WHAT POWER DOES a government have in whitewashing filthy sins of the past? When Lithuanian officer Jonas Noreika was killed in 1947 by the KGB, he was revered as a martyr for his country, and the celebrations of his life ran so thick with enthusiasm, that his crimes were airbrushed away. Until recently. J’Accuse is a film which breaks the bureaucratic seals over horrible secrets. It focuses on the meeting of Noreika’s granddaughter, Silvia Foti, and a relative of some of Noreika’s Jewish victims, Grant Gochin and is currently being feted by Jewish film festivals all over the world. You can see it through a private online screening hosted by the SA Jewish Report on 19 January at 8pm.
Picture the scenario. You belong to a prominent family in your community. You were raised with a sense of specialness and feel a little like royalty because you share blood with your beloved grandfather, who is revered unequivocally by the society at large. There are bronze plaques with his likeness on buildings where he lived. Streets and schools are named for him. And you adore him: he’s famous and on so many levels, he is yours.
Now, take a step back and take a glance at history from a perspective other than that with which you’ve been raised. And look at your honourable relative through other eyes. Foti, an American journalist with Lithuanian roots did just this. And instead of a god, she discovered a devil.
Between 13 and 15 July of 1941, close to 2000 Jewish men, women and children, residents of a Lithuanian village called Plungė, were brutally murdered by Lithuanians – people who had lived side-by-side with them for centuries. The Jews’ bodies were ignominiously tossed into a shallow grave in the forest of Kaušėnai. The Lithuanian murderers were not quite Nazis, though in many respects, they were on a par with them. They were perpetrating an act of hate in the shadow of the Nazi holocaust, and in sync with the orgy of bloodshed that was happening all over Europe at the time. Noreika was their leader. And it is in this context that the reality of a neighbour — someone you might formerly have considered a friend — raising a pitchfork against you or raping you and smashing your head in, comes to the fore. This was among the racially-inspired murdering protocol of Lithuanians during the time of the Holocaust.
It’s a powerful and shocking story on any level and one which runs in tandem with many tales of betrayal and violence and lies that operate out of the conventional understanding of war. You’re taught in school that in war the idea of friend and foe is obvious. But what happens when you say ‘political hero’ and I say ‘murderer’? It’s a trope that can be used to explain the double-headed nature of conflict in anything from internecine battles across the planet, to corporate inhouse fights. This is the important kernel of J’Accuse.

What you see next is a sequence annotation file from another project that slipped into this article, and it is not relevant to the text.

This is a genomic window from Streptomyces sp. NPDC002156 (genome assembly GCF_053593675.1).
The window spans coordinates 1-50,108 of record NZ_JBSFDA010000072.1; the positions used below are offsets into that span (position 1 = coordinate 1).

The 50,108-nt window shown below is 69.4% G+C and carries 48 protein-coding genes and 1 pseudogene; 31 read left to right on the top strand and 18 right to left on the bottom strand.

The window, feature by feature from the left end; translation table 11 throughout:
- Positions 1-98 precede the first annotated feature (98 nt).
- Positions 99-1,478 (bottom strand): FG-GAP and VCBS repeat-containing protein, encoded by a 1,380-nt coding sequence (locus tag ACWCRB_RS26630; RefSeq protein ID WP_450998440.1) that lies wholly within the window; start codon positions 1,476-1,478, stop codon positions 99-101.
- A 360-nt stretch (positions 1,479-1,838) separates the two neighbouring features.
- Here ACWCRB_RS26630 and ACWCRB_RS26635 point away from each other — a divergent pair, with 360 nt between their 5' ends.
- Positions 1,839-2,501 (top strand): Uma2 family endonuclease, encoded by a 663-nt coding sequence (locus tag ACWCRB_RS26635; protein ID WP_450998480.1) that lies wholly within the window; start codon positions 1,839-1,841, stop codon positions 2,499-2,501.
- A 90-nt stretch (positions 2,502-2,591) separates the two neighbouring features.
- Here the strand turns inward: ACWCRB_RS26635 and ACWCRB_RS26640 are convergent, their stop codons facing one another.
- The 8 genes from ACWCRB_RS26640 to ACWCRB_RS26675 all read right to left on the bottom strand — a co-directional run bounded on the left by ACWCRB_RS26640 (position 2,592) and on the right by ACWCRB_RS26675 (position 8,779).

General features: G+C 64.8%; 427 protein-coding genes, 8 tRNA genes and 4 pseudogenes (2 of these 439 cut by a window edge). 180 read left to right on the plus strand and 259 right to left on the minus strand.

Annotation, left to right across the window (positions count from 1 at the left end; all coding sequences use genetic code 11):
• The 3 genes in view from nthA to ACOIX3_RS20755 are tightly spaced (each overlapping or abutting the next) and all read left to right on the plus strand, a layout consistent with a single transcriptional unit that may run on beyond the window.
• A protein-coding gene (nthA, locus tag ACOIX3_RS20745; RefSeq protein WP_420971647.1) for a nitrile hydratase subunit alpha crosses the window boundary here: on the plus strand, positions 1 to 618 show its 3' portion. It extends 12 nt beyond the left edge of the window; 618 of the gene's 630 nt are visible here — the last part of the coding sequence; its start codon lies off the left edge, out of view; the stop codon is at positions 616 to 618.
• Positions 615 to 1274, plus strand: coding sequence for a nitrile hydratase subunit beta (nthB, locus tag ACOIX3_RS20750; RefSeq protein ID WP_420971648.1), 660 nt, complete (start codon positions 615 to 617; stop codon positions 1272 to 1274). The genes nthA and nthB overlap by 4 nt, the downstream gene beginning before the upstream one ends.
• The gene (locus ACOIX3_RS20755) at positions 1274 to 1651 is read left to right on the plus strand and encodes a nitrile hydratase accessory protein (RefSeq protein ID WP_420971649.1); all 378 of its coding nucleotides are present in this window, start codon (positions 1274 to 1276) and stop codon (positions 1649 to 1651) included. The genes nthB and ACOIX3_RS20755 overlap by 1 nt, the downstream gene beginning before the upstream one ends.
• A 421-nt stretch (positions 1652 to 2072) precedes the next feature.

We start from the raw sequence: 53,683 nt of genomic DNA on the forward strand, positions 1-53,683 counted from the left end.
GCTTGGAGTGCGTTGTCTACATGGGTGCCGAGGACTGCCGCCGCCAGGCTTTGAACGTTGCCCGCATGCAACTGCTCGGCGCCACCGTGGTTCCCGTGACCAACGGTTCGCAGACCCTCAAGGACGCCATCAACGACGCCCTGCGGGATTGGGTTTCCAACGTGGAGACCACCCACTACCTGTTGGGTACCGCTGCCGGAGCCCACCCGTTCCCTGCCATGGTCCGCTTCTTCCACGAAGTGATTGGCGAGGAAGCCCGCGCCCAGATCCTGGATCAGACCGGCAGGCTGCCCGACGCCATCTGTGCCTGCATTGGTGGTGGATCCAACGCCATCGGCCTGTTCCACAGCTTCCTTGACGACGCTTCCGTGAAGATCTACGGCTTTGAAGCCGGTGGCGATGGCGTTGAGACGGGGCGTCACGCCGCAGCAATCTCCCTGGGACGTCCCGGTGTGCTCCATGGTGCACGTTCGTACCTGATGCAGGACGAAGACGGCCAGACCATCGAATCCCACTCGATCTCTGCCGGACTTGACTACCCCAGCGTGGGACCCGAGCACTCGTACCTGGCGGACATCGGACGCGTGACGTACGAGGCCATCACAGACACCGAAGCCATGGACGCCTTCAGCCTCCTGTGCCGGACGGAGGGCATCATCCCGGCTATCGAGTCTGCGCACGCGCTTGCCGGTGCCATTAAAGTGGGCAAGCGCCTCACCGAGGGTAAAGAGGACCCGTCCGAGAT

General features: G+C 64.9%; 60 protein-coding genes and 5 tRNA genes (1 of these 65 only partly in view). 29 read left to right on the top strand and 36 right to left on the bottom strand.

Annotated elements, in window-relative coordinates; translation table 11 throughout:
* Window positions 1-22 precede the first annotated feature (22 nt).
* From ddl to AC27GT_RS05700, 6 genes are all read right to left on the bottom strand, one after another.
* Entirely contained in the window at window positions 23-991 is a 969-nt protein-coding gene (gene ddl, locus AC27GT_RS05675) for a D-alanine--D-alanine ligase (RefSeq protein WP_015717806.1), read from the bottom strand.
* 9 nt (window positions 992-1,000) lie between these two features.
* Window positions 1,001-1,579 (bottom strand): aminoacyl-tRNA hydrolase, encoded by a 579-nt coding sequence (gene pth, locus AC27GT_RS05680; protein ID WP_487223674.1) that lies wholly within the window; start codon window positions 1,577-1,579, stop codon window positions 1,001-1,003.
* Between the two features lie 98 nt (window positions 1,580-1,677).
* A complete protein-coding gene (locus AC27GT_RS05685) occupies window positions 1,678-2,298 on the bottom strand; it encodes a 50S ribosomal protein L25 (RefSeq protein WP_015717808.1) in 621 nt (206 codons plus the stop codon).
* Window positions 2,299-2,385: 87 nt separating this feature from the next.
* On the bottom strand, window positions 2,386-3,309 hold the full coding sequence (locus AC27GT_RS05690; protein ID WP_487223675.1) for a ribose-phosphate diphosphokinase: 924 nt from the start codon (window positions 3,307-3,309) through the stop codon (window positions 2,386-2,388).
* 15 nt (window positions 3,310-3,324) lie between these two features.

The eponymous accusation in question has little to do with the Dreyfus Affair or Emile Zola, from which the phrase ‘J’Accuse!’ arose, in 19th century France. This term has slipped into common parlance. In the context of Kretzmer’s film, the accusation is about Gochin and Foti confronting the Lithuanian government who whitewashed horrors perpetrated on their watch. And made a hero of a man steeped in innocent blood.
Kretzmer’s film is strengthened by its verbal descriptions, but weakened by a tendency in its scripting toward overwriting and under research. Repetition hobbles a sense of pace that a story of this nature demands. It often sinks into a malaise of precious platitudes and lazy documentary film making, and doesn’t even allow the voices of Holocaust specialists to have presence. Neither does it refer to renowned scholars in the field.
What of the initiatives established and developed by former South Africans Abel and Glenda Levitt, also descendants of the hapless Plungyan community, who have been visiting the area for decades, in a bid to reinvest those poisonous seeds of misinformation with ones of education among the Lithuanian youth? What of Holocaust scholars of the ilk of Dovid Katz in Lithuania or Tali Nates in Johannesburg? Looked at casually, it feels as though the producer and voices in this film discovered the underbelly of Holocaust history and injustice themselves.
This is a great pity. The film has a sensationalist headline impact, but sadly lacks skill in how it tells its significant truths.
- J’Accuse is directed and produced by Michael Kretzmer. It will be privately hosted in a screening on 19 January 2023, in collaboration with the SA Jewish Report. Follow this link to register.